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U.S. crude oil prices fall below $78 a barrel to their lowest since July


U.S. crude prices on November 7 fell below $78 a barrel to hit the lowest point since July as weak global economic data overshadowed concerns that the Israel-Hamas war could erupt into a broader regional conflict.

West Texas Intermediate fell $3.45, or 4.3%, settling at $77.37 a barrel, while Brent fell $3.57, or 4.2%, settling at $81.61, both their lowest prices since July.

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The drop comes after China reported mixed economic data.

Beijing’s crude oil imports rose by volume and value in October, but the country’s overall exports fell more than expected, indicating slowing global demand.

The world’s second-largest economy reported a 6.4% drop in exports in U.S. dollar terms for October compared to the same period a year ago, worse than the 3.3% drop predicted by a Reuters poll.

China’s exports have fallen for six consecutive months now as a higher interest rate put downward pressure on the global economy. Minneapolis Federal Reserve President Neel Kashkari lowered expectations Tuesday that the U.S. central bank might cut rates.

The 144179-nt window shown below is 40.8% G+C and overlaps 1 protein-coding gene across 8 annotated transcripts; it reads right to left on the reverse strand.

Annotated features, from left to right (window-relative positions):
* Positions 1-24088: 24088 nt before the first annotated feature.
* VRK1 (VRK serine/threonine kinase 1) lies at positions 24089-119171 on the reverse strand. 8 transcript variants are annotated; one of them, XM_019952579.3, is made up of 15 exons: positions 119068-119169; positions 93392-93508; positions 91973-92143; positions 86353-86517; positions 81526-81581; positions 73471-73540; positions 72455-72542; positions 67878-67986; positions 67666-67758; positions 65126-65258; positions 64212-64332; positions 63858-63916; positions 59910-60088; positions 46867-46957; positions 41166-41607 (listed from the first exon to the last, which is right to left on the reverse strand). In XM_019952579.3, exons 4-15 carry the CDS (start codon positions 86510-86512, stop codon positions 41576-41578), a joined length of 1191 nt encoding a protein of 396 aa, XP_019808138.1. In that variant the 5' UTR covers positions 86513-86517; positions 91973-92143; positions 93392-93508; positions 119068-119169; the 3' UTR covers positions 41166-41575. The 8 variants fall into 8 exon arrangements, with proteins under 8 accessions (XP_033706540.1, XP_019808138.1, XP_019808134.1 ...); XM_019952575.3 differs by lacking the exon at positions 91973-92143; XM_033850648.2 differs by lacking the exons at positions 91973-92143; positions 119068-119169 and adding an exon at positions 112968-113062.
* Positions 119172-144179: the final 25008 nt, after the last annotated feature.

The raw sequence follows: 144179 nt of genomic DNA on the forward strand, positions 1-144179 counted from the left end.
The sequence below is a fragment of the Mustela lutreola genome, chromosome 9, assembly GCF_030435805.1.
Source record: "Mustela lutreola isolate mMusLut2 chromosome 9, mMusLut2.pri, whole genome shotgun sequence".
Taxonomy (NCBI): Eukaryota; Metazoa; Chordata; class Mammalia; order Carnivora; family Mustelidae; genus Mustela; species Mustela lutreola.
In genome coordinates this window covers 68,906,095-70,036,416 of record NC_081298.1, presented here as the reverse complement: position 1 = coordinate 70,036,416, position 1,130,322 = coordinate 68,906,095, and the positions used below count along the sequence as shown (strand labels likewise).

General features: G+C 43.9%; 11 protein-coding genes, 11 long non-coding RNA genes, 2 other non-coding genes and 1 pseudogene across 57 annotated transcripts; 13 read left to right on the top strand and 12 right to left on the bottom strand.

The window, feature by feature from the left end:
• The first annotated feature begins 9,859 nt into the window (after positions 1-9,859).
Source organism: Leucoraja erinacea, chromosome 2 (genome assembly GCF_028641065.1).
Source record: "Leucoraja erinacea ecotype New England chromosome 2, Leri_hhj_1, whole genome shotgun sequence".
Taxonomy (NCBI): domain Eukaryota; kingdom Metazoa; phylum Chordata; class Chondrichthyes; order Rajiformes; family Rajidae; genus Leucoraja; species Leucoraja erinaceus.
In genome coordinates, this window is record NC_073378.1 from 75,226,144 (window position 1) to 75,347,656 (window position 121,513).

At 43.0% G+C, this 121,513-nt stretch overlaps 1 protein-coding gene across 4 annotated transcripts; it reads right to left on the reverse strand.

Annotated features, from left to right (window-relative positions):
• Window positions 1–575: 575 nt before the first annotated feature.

“We have to get inflation back down to 2% over a reasonable period of time. Ultimately, the economy will tell us how much is needed to get there, and I just don’t know,” Kashkari told Bloomberg Television.

The data out of China offset the effect of Saudi Arabia’s and Russia’s oil output cuts, which lifted oil prices earlier in the week. Riyadh and Moscow confirmed on Sunday that they would keep those cuts in place through at least the end of the year.

Oil prices had spiked in the week following Hamas’ devastating terrorist attacks on Israel on concerns that the war could escalate into a broader regional conflict that disrupts oil supply.

Prices have fallen since mid-October as worries of the conflict spreading in the immediate term have eased.

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